Thou Spreadest Before Me a Table in the Presence of Mine Enemies.
In the preceding verses of the Shepherd Psalm the Psalmist has described the constant care of the shepherd for his sheep -- the rest and refreshment, the protection and comfort he provides for them. And now, in the present verse, he speaks of a feast he has prepared for them, which is to be likened to a bountiful banquet -- a banquet which they are to enjoy, a feast which they are to consume, in the sight of their enemies, in the presence of the evils that afflict them. He refers, at first, to the manner of preparing or spreading a table in the Orient. Often the custom of olden times was not much different from that which prevails among the Arabs even today. To prepare a table means with them simply to spread a skin or a cloth or a mat on the ground.

And it is to this kind of table that the Psalmist refers when he sings of the feast of the sheep. He means nothing more than that he has provided for his flock in the face of their enemies a rich pasture, a spreading slope, where they shall feed with contentment and peace, in spite of the evils that surround them.

But the quiet and peace which the sheep enjoy, while partaking of their spread-out banquet, are entirely owing to the protecting presence of the shepherd. And it frequently happens that here again the utmost skill and diligence of the shepherd are called into play in thus securing the peace and safety of his flock. The most abundant pastures are many times interspersed with noxious weeds and plants, which, if eaten, would sicken and poison the herd; while around the feeding places and grazing grounds very often lie hid, in thickets and holes and caves in the hillsides, wild animals, such as jackals, wolves and panthers, ready to spring out, at the critical moment, and devour the innocent sheep. The shepherd is aware of all these evils and enemies of his tender flock; and he goes ahead and prepares the way, avoiding the poisonous grasses, and driving away, or slaying, if need be, the beasts that menace the peace and security of the pasture. The evils are not entirely dispelled, but only sufficiently removed or held in check so as not to imperil the flock.

Such is the table prepared for the sheep by their provident and watchful shepherd; and such is the feast of which they partake with quiet joy in the sight and presence of their enemies. But, as just said, the tranquil joy which is theirs comes not from the fact that danger has been all removed, nor from the fact that they have become hardened and used to its presence. They know it is always near; and they are conscious, as far as animals can be, of their own utter helplessness, if left to themselves, to survive an attack of their powerful enemies. But they do not fear, they are not disturbed or anxious, solely for the reason that they feel their shepherd is present, and they know he will guard and protect them. Hence the Psalmist is speaking for the sheep when he says to the shepherd with a tone of confident joy, "Thou spreadest before me a table in the presence of mine enemies."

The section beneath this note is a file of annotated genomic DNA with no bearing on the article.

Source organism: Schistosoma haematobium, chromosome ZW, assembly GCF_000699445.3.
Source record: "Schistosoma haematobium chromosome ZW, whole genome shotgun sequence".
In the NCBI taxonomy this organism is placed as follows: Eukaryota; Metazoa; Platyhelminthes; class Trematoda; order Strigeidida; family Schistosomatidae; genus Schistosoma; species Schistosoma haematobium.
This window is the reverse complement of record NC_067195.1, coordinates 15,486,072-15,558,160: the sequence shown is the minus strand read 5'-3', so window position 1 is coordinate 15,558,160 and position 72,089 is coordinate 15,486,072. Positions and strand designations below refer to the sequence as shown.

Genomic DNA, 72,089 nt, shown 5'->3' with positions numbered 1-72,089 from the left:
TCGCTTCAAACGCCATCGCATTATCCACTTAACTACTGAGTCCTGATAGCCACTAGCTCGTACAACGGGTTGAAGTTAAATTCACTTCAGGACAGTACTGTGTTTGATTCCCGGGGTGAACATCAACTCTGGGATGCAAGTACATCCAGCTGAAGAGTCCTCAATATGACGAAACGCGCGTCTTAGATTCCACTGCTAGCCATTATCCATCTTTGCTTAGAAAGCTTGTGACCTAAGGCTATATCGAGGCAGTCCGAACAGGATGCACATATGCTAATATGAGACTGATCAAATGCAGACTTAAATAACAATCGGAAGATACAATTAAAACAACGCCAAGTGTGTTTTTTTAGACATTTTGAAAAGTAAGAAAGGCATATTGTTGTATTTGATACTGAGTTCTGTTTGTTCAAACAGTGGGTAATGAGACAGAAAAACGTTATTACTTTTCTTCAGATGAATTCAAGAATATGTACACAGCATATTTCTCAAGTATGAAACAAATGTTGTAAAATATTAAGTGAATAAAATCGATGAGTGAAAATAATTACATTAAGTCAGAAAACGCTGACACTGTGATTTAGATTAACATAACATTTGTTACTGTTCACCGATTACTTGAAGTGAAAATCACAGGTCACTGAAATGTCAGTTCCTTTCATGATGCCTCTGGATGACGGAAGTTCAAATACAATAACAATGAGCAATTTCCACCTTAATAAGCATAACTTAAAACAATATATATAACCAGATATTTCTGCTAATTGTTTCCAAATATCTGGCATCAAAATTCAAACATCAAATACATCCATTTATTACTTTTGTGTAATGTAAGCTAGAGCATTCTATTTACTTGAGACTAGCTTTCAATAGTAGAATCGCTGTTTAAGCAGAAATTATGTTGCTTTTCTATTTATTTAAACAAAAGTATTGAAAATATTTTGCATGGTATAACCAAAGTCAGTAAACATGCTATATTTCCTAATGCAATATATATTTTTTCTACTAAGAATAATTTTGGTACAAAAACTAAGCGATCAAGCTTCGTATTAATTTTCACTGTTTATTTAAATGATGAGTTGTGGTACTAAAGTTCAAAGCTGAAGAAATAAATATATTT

The spiritual meaning of this, like the other verses of the Shepherd Psalm, is peculiarly descriptive of our Lord, the Good Shepherd of human souls. He, in a manner altogether divine, precedes His elect, and prepares them the way of salvation. He does not deliver them from enemies and dangers, which would be unnatural in the present state, but He makes use of evils, as said before, to increase the perfection of His chosen souls. Gradually, step by step, from a natural He leads them to a higher state -- from diffidence to trust, from fear to love, from sorrow and anguish to peace and joy.

The change in the soul is rarely at once and immediate; it does not come of a sudden. At first it is difficult and repugnant to nature to find joy in sorrow and pleasure in pain, to see gladness in tears and rest in disturbance, to find peace in the midst of our enemies; but God, in His omnipotent goodness, so disposes and provides for the souls of His elect that sooner or later they penetrate to the meaning of things, and find there their hidden treasure. When the fabric of life itself has crumbled to its native dust, when friends have gone and charms departed, when the very earth we tread seems trembling beneath our feet, and every dream of earthly bliss is fled, when enemies sit where loved ones sat, and the heart has all but ceased to beat, then is the acceptable time and propitious moment, for the devout and faithful soul, that has washed its garments in the blood of the Lamb, to look up to Heaven with expectant joy. The thrilling vision of eternal love so much desired, so long perhaps delayed, is then, indeed, about to dawn.

The sweetness of God and the peace of His spirit are not to be found in the market place, nor in the noise and clamor of the busy street. It is not at the banquets of earthly kings that we taste of the joys of the Saviour's feast. It is not amid honors and riches and the pleasures of sense that the calm dews of Heaven refresh the soul. We were made for a higher friendship, for a more intimate union, for a sweeter companionship than any that earth can provide. And it is only when the door has been shut to the outer world, when the vanities of time have ceased to be sought, that the soul is ready for the wedding garment, and able to prepare for the marriage feast. It is in the inner sanctuary and alone, divested of fleshy trammels and freed from the bondage of earthly attachments, that the soul is able to meet its God and hold intimate converse with Him.

There are few, comparatively, out of the multitude of souls that are called to the feast which is spread for them, that ever sit down at the Master's table. Many are invited, and the servant is sent out at the hour of supper to say to them that were called, that all things are ready, and that they should come; but they tarry, they are not ready, they begin to make excuses and wish to be held excused. Some are entangled in perishable riches and cannot leave their possessions; others are preoccupied with worldly affairs and must not neglect their business; still others are pursuing the pleasures of earth, and have no time for the things of Heaven. But the feast is not for these, after all. The Master invites them, He calls them, He sends His ministers in search of them, He reproves and chides them, He thunders against them to make them hear and obey; but they will not come, they shall never taste of His banquet. He has not spread a table for the proud, the haughty, the arrogant; He cannot meet in loving communion the worldly, the sensuous, the lovers of ease and hurtful pleasures. Such as these are not prepared to meet Him; they would be out of place and ill at ease in His company, they do not like His society.(60)